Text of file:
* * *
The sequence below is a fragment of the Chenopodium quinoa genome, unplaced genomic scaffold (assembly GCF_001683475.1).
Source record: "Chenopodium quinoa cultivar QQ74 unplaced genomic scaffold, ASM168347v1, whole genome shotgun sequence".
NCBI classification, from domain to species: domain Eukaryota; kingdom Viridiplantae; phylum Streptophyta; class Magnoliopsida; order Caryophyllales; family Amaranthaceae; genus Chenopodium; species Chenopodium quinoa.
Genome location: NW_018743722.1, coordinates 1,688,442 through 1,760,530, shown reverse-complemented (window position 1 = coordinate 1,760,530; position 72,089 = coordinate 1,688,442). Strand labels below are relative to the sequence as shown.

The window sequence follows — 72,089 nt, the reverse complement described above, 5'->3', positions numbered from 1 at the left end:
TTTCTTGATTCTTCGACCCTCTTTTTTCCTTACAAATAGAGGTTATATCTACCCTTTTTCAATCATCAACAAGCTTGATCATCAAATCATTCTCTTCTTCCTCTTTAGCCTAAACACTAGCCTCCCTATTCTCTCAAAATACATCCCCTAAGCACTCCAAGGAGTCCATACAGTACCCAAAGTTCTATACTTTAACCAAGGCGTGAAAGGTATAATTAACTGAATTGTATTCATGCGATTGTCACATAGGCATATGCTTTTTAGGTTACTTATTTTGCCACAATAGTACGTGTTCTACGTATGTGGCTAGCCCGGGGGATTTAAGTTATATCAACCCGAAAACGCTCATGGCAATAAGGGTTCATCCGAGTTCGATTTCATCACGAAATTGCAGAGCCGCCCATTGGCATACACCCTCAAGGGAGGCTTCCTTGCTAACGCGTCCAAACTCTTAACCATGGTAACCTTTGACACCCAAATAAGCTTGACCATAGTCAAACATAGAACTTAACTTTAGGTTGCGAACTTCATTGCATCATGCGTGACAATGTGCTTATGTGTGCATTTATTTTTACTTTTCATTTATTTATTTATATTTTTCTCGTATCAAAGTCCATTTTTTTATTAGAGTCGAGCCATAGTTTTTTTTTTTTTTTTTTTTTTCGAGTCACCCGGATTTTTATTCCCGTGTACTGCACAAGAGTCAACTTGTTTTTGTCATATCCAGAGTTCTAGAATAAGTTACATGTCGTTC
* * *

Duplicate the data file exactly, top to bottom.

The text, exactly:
The sequence below is a fragment of the Chenopodium quinoa genome, unplaced genomic scaffold (assembly GCF_001683475.1).
Source record: "Chenopodium quinoa cultivar QQ74 unplaced genomic scaffold, ASM168347v1, whole genome shotgun sequence".
NCBI classification, from domain to species: domain Eukaryota; kingdom Viridiplantae; phylum Streptophyta; class Magnoliopsida; order Caryophyllales; family Amaranthaceae; genus Chenopodium; species Chenopodium quinoa.
Genome location: NW_018743722.1, coordinates 1,688,442 through 1,760,530, shown reverse-complemented (window position 1 = coordinate 1,760,530; position 72,089 = coordinate 1,688,442). Strand labels below are relative to the sequence as shown.

The window sequence follows — 72,089 nt, the reverse complement described above, 5'->3', positions numbered from 1 at the left end:
TTTCTTGATTCTTCGACCCTCTTTTTTCCTTACAAATAGAGGTTATATCTACCCTTTTTCAATCATCAACAAGCTTGATCATCAAATCATTCTCTTCTTCCTCTTTAGCCTAAACACTAGCCTCCCTATTCTCTCAAAATACATCCCCTAAGCACTCCAAGGAGTCCATACAGTACCCAAAGTTCTATACTTTAACCAAGGCGTGAAAGGTATAATTAACTGAATTGTATTCATGCGATTGTCACATAGGCATATGCTTTTTAGGTTACTTATTTTGCCACAATAGTACGTGTTCTACGTATGTGGCTAGCCCGGGGGATTTAAGTTATATCAACCCGAAAACGCTCATGGCAATAAGGGTTCATCCGAGTTCGATTTCATCACGAAATTGCAGAGCCGCCCATTGGCATACACCCTCAAGGGAGGCTTCCTTGCTAACGCGTCCAAACTCTTAACCATGGTAACCTTTGACACCCAAATAAGCTTGACCATAGTCAAACATAGAACTTAACTTTAGGTTGCGAACTTCATTGCATCATGCGTGACAATGTGCTTATGTGTGCATTTATTTTTACTTTTCATTTATTTATTTATATTTTTCTCGTATCAAAGTCCATTTTTTTATTAGAGTCGAGCCATAGTTTTTTTTTTTTTTTTTTTTTTCGAGTCACCCGGATTTTTATTCCCGTGTACTGCACAAGAGTCAACTTGTTTTTGTCATATCCAGAGTTCTAGAATAAGTTACATGTCGTTC